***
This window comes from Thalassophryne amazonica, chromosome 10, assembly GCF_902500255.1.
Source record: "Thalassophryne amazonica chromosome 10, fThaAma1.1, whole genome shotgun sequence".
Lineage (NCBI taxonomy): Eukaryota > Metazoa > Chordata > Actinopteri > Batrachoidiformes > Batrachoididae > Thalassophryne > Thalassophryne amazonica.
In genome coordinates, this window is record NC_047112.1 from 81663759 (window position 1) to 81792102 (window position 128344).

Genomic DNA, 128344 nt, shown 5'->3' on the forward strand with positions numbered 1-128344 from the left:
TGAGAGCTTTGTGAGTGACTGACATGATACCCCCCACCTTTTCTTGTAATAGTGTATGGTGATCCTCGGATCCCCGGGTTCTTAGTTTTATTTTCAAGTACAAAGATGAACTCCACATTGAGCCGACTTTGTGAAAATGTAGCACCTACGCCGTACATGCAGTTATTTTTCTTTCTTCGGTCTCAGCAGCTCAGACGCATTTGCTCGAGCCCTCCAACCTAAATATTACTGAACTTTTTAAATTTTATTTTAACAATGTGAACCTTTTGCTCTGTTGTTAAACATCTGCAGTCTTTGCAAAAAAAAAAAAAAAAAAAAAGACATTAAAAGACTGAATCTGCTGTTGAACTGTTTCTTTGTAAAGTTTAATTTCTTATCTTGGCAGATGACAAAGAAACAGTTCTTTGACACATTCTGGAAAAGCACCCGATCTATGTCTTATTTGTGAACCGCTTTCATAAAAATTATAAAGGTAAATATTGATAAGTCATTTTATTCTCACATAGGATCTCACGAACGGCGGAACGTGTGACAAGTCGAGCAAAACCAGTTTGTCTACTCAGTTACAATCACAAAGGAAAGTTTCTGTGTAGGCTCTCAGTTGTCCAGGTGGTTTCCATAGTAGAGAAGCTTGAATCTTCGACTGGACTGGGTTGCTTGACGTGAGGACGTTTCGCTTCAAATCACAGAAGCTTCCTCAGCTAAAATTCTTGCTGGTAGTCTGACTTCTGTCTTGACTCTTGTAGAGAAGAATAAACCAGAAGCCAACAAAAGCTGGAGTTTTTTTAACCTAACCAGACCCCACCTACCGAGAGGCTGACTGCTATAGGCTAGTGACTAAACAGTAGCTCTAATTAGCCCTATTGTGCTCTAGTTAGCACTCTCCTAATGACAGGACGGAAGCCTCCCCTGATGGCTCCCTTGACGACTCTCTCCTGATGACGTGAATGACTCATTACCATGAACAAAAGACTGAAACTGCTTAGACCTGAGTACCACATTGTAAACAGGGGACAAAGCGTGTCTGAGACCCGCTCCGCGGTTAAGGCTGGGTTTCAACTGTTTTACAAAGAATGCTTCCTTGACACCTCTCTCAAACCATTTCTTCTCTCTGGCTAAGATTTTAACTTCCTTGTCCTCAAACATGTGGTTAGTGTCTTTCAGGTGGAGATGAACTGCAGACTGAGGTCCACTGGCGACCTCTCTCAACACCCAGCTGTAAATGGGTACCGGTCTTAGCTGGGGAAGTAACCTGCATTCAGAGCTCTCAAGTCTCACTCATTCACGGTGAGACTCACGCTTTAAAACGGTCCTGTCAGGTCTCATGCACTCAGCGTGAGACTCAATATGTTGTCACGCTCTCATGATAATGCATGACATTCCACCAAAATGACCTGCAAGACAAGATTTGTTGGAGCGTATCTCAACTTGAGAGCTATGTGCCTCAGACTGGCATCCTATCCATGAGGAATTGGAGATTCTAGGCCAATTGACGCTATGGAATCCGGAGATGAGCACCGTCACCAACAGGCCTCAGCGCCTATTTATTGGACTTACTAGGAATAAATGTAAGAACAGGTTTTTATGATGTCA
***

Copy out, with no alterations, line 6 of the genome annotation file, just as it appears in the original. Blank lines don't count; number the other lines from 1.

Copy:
TGAGAGCTTTGTGAGTGACTGACATGATACCCCCCACCTTTTCTTGTAATAGTGTATGGTGATCCTCGGATCCCCGGGTTCTTAGTTTTATTTTCAAGTACAAAGATGAACTCCACATTGAGCCGACTTTGTGAAAATGTAGCACCTACGCCGTACATGCAGTTATTTTTCTTTCTTCGGTCTCAGCAGCTCAGACGCATTTGCTCGAGCCCTCCAACCTAAATATTACTGAACTTTTTAAATTTTATTTTAACAATGTGAACCTTTTGCTCTGTTGTTAAACATCTGCAGTCTTTGCAAAAAAAAAAAAAAAAAAAAAGACATTAAAAGACTGAATCTGCTGTTGAACTGTTTCTTTGTAAAGTTTAATTTCTTATCTTGGCAGATGACAAAGAAACAGTTCTTTGACACATTCTGGAAAAGCACCCGATCTATGTCTTATTTGTGAACCGCTTTCATAAAAATTATAAAGGTAAATATTGATAAGTCATTTTATTCTCACATAGGATCTCACGAACGGCGGAACGTGTGACAAGTCGAGCAAAACCAGTTTGTCTACTCAGTTACAATCACAAAGGAAAGTTTCTGTGTAGGCTCTCAGTTGTCCAGGTGGTTTCCATAGTAGAGAAGCTTGAATCTTCGACTGGACTGGGTTGCTTGACGTGAGGACGTTTCGCTTCAAATCACAGAAGCTTCCTCAGCTAAAATTCTTGCTGGTAGTCTGACTTCTGTCTTGACTCTTGTAGAGAAGAATAAACCAGAAGCCAACAAAAGCTGGAGTTTTTTTAACCTAACCAGACCCCACCTACCGAGAGGCTGACTGCTATAGGCTAGTGACTAAACAGTAGCTCTAATTAGCCCTATTGTGCTCTAGTTAGCACTCTCCTAATGACAGGACGGAAGCCTCCCCTGATGGCTCCCTTGACGACTCTCTCCTGATGACGTGAATGACTCATTACCATGAACAAAAGACTGAAACTGCTTAGACCTGAGTACCACATTGTAAACAGGGGACAAAGCGTGTCTGAGACCCGCTCCGCGGTTAAGGCTGGGTTTCAACTGTTTTACAAAGAATGCTTCCTTGACACCTCTCTCAAACCATTTCTTCTCTCTGGCTAAGATTTTAACTTCCTTGTCCTCAAACATGTGGTTAGTGTCTTTCAGGTGGAGATGAACTGCAGACTGAGGTCCACTGGCGACCTCTCTCAACACCCAGCTGTAAATGGGTACCGGTCTTAGCTGGGGAAGTAACCTGCATTCAGAGCTCTCAAGTCTCACTCATTCACGGTGAGACTCACGCTTTAAAACGGTCCTGTCAGGTCTCATGCACTCAGCGTGAGACTCAATATGTTGTCACGCTCTCATGATAATGCATGACATTCCACCAAAATGACCTGCAAGACAAGATTTGTTGGAGCGTATCTCAACTTGAGAGCTATGTGCCTCAGACTGGCATCCTATCCATGAGGAATTGGAGATTCTAGGCCAATTGACGCTATGGAATCCGGAGATGAGCACCGTCACCAACAGGCCTCAGCGCCTATTTATTGGACTTACTAGGAATAAATGTAAGAACAGGTTTTTATGATGTCA